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Project Tools

Blog posts and articles about tools and techniques that help keep Lean and Six Sigma projects on track.

Now that we've seen how easy it is to create plans for acceptance sampling by variables, and to compare different sampling plans, it's time to see how to actually analyze the data you collect when you follow the sampling plan.  If you'd like to follow along and you're not already using Minitab, please download the free 30-day trial.  Collecting the Data for Acceptance Sampling by Variable If you'll... Continue Reading
In my last post, I showed how to use Minitab Statistical Software to create an acceptance sampling plan by variables, using the scenario of a an electronics company that receives monthly shipments of LEDs that must have soldering leads that are at least 2 cm long. This time, we'll compare that plan with some other possible options.  The variables sampling plan we came up with to verify the... Continue Reading

7 Deadly Statistical Sins Even the Experts Make

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Earlier, I shared an overview of acceptance sampling. Now we'll look at how to do acceptance sampling by variables, facilitated by the tools in Minitab Statistical Software. If you're not already using it and you'd like to follow along, you can get the free 30-day trial version.  In contrast to acceptance sampling by attributes, where inspectors make judgment calls about defective items,... Continue Reading
If you're just getting started in the world of quality improvement, or if you find yourself in a position where you suddenly need to evaluate the quality of incoming or outgoing products from your company, you may have encountered the term "acceptance sampling." It's a statistical method for evaluating the quality of a large batch of materials from a small sample of items, which statistical softwar... Continue Reading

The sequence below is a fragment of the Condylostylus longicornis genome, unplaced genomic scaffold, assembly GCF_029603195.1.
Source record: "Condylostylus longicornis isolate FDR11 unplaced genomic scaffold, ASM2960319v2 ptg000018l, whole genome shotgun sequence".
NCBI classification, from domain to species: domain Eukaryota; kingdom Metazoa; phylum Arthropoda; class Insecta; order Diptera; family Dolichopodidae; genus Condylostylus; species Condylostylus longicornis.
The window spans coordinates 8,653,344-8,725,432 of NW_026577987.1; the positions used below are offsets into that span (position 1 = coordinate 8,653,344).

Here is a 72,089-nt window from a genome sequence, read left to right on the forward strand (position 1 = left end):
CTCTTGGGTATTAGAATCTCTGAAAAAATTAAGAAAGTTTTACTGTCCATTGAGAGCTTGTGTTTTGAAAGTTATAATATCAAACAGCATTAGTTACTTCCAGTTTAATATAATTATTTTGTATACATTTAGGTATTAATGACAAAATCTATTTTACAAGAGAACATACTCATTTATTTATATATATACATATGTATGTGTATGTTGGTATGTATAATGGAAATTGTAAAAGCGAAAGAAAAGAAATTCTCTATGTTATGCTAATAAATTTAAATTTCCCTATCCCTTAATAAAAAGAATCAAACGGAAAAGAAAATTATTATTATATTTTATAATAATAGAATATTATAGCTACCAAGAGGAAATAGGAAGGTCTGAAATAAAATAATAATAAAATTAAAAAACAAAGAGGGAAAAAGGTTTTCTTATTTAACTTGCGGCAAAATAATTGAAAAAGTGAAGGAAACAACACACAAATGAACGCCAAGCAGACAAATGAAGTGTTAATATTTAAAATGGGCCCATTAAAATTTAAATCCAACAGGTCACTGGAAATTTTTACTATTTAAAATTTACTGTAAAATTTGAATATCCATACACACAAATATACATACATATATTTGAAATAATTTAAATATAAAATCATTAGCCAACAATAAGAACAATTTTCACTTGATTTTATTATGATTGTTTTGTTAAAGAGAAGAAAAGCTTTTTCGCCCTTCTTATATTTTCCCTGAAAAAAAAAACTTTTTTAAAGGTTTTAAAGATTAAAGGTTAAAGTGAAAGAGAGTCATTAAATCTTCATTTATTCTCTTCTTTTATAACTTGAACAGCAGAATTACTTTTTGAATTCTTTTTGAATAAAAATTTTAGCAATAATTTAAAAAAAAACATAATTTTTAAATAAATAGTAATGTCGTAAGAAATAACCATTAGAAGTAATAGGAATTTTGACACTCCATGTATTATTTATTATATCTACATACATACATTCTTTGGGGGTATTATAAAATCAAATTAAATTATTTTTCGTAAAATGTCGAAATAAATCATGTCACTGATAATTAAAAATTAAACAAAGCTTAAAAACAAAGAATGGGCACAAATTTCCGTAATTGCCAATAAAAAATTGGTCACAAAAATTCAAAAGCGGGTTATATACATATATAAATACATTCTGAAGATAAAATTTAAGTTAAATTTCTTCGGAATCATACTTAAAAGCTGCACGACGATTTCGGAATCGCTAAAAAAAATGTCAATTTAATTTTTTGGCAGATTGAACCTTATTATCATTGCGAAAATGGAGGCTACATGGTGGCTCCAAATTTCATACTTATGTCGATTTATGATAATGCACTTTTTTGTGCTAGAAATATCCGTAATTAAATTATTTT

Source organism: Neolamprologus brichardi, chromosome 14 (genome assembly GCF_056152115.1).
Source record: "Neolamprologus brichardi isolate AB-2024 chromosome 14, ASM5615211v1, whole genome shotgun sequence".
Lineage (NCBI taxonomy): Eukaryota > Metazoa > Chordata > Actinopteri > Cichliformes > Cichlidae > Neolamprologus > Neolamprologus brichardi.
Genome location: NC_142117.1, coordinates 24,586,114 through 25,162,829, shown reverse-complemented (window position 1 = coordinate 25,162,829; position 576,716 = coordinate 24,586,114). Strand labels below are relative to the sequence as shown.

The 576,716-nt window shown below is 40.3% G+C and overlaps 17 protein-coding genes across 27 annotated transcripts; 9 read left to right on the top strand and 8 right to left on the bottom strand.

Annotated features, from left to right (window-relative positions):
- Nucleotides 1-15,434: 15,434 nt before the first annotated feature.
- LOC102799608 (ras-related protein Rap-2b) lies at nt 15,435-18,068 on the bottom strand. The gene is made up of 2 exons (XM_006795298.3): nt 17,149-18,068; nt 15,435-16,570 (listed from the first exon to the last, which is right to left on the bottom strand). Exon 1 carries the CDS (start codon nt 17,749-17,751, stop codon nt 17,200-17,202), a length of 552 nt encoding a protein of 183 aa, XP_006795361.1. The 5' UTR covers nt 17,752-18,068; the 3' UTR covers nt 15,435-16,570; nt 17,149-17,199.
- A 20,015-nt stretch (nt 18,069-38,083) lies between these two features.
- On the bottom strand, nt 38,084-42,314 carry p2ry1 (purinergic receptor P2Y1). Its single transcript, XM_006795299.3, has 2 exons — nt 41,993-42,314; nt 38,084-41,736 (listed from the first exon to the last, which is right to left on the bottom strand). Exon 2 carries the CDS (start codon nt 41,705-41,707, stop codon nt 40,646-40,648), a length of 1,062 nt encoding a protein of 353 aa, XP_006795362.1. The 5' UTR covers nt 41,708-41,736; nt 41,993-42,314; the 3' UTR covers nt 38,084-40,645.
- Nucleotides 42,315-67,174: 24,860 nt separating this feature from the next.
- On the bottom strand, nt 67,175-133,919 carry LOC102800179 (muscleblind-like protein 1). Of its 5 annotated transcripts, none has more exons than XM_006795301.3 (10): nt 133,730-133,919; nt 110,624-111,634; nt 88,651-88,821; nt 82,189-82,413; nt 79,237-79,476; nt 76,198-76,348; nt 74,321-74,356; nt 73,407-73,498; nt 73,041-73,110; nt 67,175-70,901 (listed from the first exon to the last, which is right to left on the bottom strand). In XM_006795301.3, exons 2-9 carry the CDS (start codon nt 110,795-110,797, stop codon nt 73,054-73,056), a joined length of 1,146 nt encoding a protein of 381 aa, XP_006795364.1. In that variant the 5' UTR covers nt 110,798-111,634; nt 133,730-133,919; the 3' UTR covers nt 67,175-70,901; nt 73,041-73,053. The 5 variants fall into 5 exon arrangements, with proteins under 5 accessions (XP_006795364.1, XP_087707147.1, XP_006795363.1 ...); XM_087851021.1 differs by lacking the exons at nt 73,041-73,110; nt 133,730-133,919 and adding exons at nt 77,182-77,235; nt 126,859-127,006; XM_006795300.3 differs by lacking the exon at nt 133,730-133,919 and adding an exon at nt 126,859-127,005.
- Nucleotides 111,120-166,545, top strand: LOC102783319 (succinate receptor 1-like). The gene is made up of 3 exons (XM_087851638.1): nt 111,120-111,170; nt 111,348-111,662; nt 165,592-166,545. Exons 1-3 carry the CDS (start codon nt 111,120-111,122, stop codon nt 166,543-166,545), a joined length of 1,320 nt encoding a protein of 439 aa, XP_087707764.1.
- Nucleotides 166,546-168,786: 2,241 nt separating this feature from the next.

This is an era of massive data. A huge amount of data is being generated from the web, from customer relations records but also from sensors used in the manufacturing industry (semiconductor, pharmaceutical, petrochemical companies and many other industries). Univariate Control charts In the manufacturing industry, critical product characteristics get routinely collected to ensure that all products... Continue Reading
Many of us have data stored in a database or file that we need to analyze on a regular basis. If you're in that situation and you're using Minitab Statistical Software, here's how you can save some time and effort by automating the process. When you're finished, instead of using File > Query Database (ODBC) each time you want to perform analysis on the most up-to-date set of data, you can add a... Continue Reading
Not long ago, I couldn’t abide statistics. I did respect it, but in much the same way a gazelle respects a lion. Most of my early experiences with statistics indicated that close encounters resulted in pain, so I avoided further contact whenever possible. So how is it that today I write about statistics? That’s simple: it merely required completely reinventing the way I thought about and approached... Continue Reading
There are many reasons why a distribution might not be normal/Gaussian. A non-normal pattern might be caused by several distributions being mixed together, or by a drift in time, or by one or several outliers, or by an asymmetrical behavior, some out-of-control points, etc. I recently collected the scores of three different teams (the Blue team, the Yellow team and the Pink team) after a laser... Continue Reading
P-values are frequently misinterpreted, which causes many problems. I won't rehash those problems here here since my colleague Jim Frost has detailed the issues involved at some length, but the fact remains that the p-value will continue to be one of the most frequently used tools for deciding if a result is statistically significant.  You know the old saw about "Lies, damned lies, and... Continue Reading
Having delivered training courses on capability analyses with Minitab, several times, I have noticed that one question you can be absolutely sure will be asked, during the course, is: What is the difference between the Cpk and the Ppk indices? Ppk vs. Cpk indices The terms Cpk and Ppk are often confused, so that when quality or process engineers refer to the Cpk index, they often actually intend to... Continue Reading